Groundwater is one of our community’s most important resources. Cities use it for drinking and many farmers rely upon it to grow our food. 

The vast majority of Merced Irrigation District’s water rights are associated with the water it stores and releases at Lake McClure. However, the District has a significant interest in the health and well-being of local groundwater. Since its inception, MID has operated as a “conjunctive-use” district. The District replenishes local groundwater with water from Lake McClure and withdraws it when needed during dryer years when the reservoir has insufficient supplies.


In 2014 the State of California enacted the Sustainable Groundwater Management Act, commonly known as SGMA. The law both enabled and required local communities to address their own local groundwater challenges through the implementation of Groundwater Sustainability Plans. Failure to comply with the state mandate would trigger the State Water Resources Control Board implementing its own plan for our local groundwater.

Today, MID continues to work with others in the community as a member of the joint Merced Irrigation Urban Groundwater Sustainability Agency, which includes the cities of Merced, Atwater and Livingston among other partners. The agency is collaboratively working to monitor and reduce overuse of groundwater in eastern Merced County. MID is also a partner to the East Turlock Groundwater Sustainability Agency which overlaps northern Merced County and borders the north side of the Merced River.

Among recent actions taken by MID to support groundwater sustainability:

  • MID enacted a policy to make its developed surface water — water MID recharges into the groundwater basin — available to growers as a tool to comply with SGMA. To learn more, watch a short video explaining MID’s water supply options under the state’s new SGMA law by clicking here. To read a letter to MID growers, click here.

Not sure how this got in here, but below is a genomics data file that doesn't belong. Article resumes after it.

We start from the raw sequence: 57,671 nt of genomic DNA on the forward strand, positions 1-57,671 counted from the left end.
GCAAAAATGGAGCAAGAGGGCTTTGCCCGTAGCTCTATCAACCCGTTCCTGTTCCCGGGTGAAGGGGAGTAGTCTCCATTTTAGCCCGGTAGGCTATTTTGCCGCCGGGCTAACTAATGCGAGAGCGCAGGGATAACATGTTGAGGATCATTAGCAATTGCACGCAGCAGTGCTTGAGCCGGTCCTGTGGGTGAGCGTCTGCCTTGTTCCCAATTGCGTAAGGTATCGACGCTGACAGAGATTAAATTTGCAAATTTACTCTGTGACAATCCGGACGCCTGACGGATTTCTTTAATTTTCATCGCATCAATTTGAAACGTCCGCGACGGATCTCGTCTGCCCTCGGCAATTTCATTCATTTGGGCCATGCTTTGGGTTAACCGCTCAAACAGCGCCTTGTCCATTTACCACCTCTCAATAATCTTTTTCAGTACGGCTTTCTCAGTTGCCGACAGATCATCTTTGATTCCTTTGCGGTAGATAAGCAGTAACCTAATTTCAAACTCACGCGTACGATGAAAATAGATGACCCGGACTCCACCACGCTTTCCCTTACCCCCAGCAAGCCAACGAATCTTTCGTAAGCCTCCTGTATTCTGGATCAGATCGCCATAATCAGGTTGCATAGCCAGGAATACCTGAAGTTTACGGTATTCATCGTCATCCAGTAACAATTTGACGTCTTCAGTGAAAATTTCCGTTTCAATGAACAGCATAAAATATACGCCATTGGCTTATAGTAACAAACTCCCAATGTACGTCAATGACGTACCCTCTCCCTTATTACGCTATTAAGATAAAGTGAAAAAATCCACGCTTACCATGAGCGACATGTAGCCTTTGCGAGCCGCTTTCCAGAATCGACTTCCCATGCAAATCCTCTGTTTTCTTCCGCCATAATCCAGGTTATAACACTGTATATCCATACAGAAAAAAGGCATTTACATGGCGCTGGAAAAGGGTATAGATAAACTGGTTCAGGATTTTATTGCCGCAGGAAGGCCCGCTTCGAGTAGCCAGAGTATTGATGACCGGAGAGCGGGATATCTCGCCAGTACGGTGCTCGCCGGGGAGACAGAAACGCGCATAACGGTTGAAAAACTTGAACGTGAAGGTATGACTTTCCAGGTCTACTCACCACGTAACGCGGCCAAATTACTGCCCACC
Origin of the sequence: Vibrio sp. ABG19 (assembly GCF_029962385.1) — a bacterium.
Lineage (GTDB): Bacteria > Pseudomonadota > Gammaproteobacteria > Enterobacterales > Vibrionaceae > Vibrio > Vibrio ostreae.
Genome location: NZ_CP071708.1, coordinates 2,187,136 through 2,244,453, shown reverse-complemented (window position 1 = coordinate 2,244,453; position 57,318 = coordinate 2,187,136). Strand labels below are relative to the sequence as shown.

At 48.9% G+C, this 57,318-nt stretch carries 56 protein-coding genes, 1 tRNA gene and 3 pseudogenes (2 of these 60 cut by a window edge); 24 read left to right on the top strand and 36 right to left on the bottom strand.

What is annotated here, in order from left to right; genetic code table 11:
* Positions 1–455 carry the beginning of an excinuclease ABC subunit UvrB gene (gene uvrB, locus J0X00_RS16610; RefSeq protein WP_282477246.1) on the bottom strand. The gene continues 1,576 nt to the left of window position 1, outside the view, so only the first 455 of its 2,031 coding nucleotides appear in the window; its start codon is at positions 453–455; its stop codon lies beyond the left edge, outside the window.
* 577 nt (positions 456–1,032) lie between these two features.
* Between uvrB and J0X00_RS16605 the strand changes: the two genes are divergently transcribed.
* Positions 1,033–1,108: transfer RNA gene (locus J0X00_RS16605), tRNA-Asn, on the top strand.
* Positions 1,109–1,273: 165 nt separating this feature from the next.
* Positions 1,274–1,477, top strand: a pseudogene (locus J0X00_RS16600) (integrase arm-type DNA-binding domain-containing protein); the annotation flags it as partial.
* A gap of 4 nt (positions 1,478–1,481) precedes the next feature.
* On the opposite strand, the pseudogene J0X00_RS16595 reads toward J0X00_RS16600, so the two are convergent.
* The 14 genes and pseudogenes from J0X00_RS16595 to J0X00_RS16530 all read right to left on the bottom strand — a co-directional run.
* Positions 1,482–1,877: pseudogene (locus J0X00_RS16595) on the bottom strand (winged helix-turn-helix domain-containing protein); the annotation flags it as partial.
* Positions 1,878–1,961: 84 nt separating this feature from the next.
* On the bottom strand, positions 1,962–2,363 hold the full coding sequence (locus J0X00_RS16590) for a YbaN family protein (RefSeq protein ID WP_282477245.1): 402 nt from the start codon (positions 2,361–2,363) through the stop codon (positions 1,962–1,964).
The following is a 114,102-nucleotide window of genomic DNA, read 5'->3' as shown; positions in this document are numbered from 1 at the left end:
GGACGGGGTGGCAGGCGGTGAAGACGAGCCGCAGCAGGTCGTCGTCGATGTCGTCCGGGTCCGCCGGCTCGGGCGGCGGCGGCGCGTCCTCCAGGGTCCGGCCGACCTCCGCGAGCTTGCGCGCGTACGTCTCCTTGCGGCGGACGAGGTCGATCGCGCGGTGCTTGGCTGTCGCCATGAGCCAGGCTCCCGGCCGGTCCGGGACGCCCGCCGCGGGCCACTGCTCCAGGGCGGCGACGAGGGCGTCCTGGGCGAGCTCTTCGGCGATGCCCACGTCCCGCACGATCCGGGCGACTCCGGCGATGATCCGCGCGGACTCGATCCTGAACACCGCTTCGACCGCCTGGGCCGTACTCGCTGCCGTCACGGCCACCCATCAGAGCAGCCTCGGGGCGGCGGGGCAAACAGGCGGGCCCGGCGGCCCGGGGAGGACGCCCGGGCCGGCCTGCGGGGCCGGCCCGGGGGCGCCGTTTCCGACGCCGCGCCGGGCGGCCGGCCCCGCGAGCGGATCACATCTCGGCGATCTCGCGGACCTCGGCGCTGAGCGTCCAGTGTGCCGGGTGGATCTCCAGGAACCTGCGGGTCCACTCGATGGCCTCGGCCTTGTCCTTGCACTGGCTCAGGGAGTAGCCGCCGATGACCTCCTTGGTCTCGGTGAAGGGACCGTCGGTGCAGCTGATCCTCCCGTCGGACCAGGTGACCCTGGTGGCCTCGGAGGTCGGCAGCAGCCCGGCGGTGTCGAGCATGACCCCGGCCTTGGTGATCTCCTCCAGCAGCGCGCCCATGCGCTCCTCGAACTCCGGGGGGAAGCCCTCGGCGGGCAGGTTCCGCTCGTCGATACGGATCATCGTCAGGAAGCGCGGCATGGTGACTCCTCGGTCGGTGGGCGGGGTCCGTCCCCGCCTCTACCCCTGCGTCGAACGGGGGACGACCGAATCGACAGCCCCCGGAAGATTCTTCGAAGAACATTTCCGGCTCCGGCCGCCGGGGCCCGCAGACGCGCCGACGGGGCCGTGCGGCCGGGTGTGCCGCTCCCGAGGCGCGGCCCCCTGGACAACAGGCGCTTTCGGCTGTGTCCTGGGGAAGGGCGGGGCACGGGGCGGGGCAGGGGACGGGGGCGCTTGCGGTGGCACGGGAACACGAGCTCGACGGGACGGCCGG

• MID entered an agreement with the City of Merced to exchange MID developed groundwater supply for tertiary-treated city wastewater. This new water supply will help MID meet its commitments while furthering efforts to manage groundwater supplies. Learn more here.
  • MID in collaboration with MIUGSA and other local groundwater sustainability agencies has successfully completed a sustainability plan for the Merced Subbasin which has been accepted by the California Department of Water Resources. Read the plan’s executive summary here.

Long before the state’s SGMA law began being implemented, MID had taken a lead role in the community’s efforts to address local groundwater challenges. Following the drought in the late 1980s and early 1990s, the City of Merced and MID collaborated on the
Merced Water Supply Plan Study. The plan recognized the significance of MID conjunctive use of surface water and groundwater and suggested the practice be expanded. As a result, the district completed numerous water-use and delivery improvements benefitting groundwater.

In 1997, local groundwater purveyors organized under the umbrella of MAGPI (Merced Area Groundwater Pool Interests) began monitoring groundwater conditions. The group also generated a groundwater management plan in 1998, updated in 2008. The plan addressed groundwater issues and made recommendations for use and recharge.

As MID looks to the future, the District has every intention of continuing its efforts to reach sustainable levels of groundwater in the local community and collaborate with community partners to protect this important resource.

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